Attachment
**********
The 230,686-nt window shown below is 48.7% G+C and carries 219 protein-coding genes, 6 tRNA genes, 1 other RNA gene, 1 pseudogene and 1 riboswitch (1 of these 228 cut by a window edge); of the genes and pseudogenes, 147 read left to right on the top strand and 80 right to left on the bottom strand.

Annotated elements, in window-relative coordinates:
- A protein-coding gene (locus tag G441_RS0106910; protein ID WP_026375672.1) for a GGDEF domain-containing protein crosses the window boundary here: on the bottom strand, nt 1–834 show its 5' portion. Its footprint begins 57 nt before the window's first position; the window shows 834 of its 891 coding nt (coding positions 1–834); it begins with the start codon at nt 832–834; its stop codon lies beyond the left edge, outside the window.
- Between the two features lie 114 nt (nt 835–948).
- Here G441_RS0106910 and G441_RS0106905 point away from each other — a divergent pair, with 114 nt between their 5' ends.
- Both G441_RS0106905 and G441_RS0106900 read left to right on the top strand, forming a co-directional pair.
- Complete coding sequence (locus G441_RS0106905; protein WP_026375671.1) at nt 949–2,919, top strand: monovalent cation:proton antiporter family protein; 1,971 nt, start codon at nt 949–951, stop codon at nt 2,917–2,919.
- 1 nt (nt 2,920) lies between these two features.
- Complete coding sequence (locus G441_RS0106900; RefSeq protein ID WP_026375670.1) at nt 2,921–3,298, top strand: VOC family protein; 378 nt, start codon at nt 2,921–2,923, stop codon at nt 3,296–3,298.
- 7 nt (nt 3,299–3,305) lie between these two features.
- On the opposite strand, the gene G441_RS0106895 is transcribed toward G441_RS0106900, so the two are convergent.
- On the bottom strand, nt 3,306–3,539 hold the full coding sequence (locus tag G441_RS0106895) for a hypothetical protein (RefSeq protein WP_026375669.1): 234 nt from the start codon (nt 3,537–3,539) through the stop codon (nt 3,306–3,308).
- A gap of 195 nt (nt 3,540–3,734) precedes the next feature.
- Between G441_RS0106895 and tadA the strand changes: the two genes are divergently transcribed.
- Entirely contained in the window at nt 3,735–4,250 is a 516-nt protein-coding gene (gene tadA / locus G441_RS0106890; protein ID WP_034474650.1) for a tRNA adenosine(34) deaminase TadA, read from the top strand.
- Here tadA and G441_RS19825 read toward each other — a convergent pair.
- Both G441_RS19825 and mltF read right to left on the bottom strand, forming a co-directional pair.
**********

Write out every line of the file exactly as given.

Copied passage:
The 230,686-nt window shown below is 48.7% G+C and carries 219 protein-coding genes, 6 tRNA genes, 1 other RNA gene, 1 pseudogene and 1 riboswitch (1 of these 228 cut by a window edge); of the genes and pseudogenes, 147 read left to right on the top strand and 80 right to left on the bottom strand.

Annotated elements, in window-relative coordinates:
- A protein-coding gene (locus tag G441_RS0106910; protein ID WP_026375672.1) for a GGDEF domain-containing protein crosses the window boundary here: on the bottom strand, nt 1–834 show its 5' portion. Its footprint begins 57 nt before the window's first position; the window shows 834 of its 891 coding nt (coding positions 1–834); it begins with the start codon at nt 832–834; its stop codon lies beyond the left edge, outside the window.
- Between the two features lie 114 nt (nt 835–948).
- Here G441_RS0106910 and G441_RS0106905 point away from each other — a divergent pair, with 114 nt between their 5' ends.
- Both G441_RS0106905 and G441_RS0106900 read left to right on the top strand, forming a co-directional pair.
- Complete coding sequence (locus G441_RS0106905; protein WP_026375671.1) at nt 949–2,919, top strand: monovalent cation:proton antiporter family protein; 1,971 nt, start codon at nt 949–951, stop codon at nt 2,917–2,919.
- 1 nt (nt 2,920) lies between these two features.
- Complete coding sequence (locus G441_RS0106900; RefSeq protein ID WP_026375670.1) at nt 2,921–3,298, top strand: VOC family protein; 378 nt, start codon at nt 2,921–2,923, stop codon at nt 3,296–3,298.
- 7 nt (nt 3,299–3,305) lie between these two features.
- On the opposite strand, the gene G441_RS0106895 is transcribed toward G441_RS0106900, so the two are convergent.
- On the bottom strand, nt 3,306–3,539 hold the full coding sequence (locus tag G441_RS0106895) for a hypothetical protein (RefSeq protein WP_026375669.1): 234 nt from the start codon (nt 3,537–3,539) through the stop codon (nt 3,306–3,308).
- A gap of 195 nt (nt 3,540–3,734) precedes the next feature.
- Between G441_RS0106895 and tadA the strand changes: the two genes are divergently transcribed.
- Entirely contained in the window at nt 3,735–4,250 is a 516-nt protein-coding gene (gene tadA / locus G441_RS0106890; protein ID WP_034474650.1) for a tRNA adenosine(34) deaminase TadA, read from the top strand.
- Here tadA and G441_RS19825 read toward each other — a convergent pair.
- Both G441_RS19825 and mltF read right to left on the bottom strand, forming a co-directional pair.